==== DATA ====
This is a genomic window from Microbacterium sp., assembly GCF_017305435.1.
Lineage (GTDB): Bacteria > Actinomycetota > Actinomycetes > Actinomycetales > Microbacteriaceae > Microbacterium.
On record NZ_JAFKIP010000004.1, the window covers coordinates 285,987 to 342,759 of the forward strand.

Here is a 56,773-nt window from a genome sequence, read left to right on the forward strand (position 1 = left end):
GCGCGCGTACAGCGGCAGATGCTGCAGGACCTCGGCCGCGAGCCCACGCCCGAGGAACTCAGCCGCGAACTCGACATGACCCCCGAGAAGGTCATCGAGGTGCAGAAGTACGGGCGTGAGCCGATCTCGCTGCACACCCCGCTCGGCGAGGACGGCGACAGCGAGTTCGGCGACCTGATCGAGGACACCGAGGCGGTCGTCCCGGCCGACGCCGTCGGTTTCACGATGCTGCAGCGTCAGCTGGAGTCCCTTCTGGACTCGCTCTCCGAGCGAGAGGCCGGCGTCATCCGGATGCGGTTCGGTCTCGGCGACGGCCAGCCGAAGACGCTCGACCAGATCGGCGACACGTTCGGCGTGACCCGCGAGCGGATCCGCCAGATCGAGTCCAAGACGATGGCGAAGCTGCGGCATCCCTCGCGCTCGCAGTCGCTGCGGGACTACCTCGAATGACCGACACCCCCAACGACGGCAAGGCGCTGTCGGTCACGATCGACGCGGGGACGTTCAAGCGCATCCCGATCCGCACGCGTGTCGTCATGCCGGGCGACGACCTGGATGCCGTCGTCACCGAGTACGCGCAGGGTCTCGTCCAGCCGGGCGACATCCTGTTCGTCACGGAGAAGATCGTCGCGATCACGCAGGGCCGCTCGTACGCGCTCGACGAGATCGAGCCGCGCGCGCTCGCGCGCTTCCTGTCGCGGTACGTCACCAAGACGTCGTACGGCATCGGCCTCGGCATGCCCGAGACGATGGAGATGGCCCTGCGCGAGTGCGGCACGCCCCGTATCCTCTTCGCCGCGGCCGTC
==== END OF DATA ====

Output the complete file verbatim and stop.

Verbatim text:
This is a genomic window from Microbacterium sp., assembly GCF_017305435.1.
Lineage (GTDB): Bacteria > Actinomycetota > Actinomycetes > Actinomycetales > Microbacteriaceae > Microbacterium.
On record NZ_JAFKIP010000004.1, the window covers coordinates 285,987 to 342,759 of the forward strand.

Here is a 56,773-nt window from a genome sequence, read left to right on the forward strand (position 1 = left end):
GCGCGCGTACAGCGGCAGATGCTGCAGGACCTCGGCCGCGAGCCCACGCCCGAGGAACTCAGCCGCGAACTCGACATGACCCCCGAGAAGGTCATCGAGGTGCAGAAGTACGGGCGTGAGCCGATCTCGCTGCACACCCCGCTCGGCGAGGACGGCGACAGCGAGTTCGGCGACCTGATCGAGGACACCGAGGCGGTCGTCCCGGCCGACGCCGTCGGTTTCACGATGCTGCAGCGTCAGCTGGAGTCCCTTCTGGACTCGCTCTCCGAGCGAGAGGCCGGCGTCATCCGGATGCGGTTCGGTCTCGGCGACGGCCAGCCGAAGACGCTCGACCAGATCGGCGACACGTTCGGCGTGACCCGCGAGCGGATCCGCCAGATCGAGTCCAAGACGATGGCGAAGCTGCGGCATCCCTCGCGCTCGCAGTCGCTGCGGGACTACCTCGAATGACCGACACCCCCAACGACGGCAAGGCGCTGTCGGTCACGATCGACGCGGGGACGTTCAAGCGCATCCCGATCCGCACGCGTGTCGTCATGCCGGGCGACGACCTGGATGCCGTCGTCACCGAGTACGCGCAGGGTCTCGTCCAGCCGGGCGACATCCTGTTCGTCACGGAGAAGATCGTCGCGATCACGCAGGGCCGCTCGTACGCGCTCGACGAGATCGAGCCGCGCGCGCTCGCGCGCTTCCTGTCGCGGTACGTCACCAAGACGTCGTACGGCATCGGCCTCGGCATGCCCGAGACGATGGAGATGGCCCTGCGCGAGTGCGGCACGCCCCGTATCCTCTTCGCCGCGGCCGTC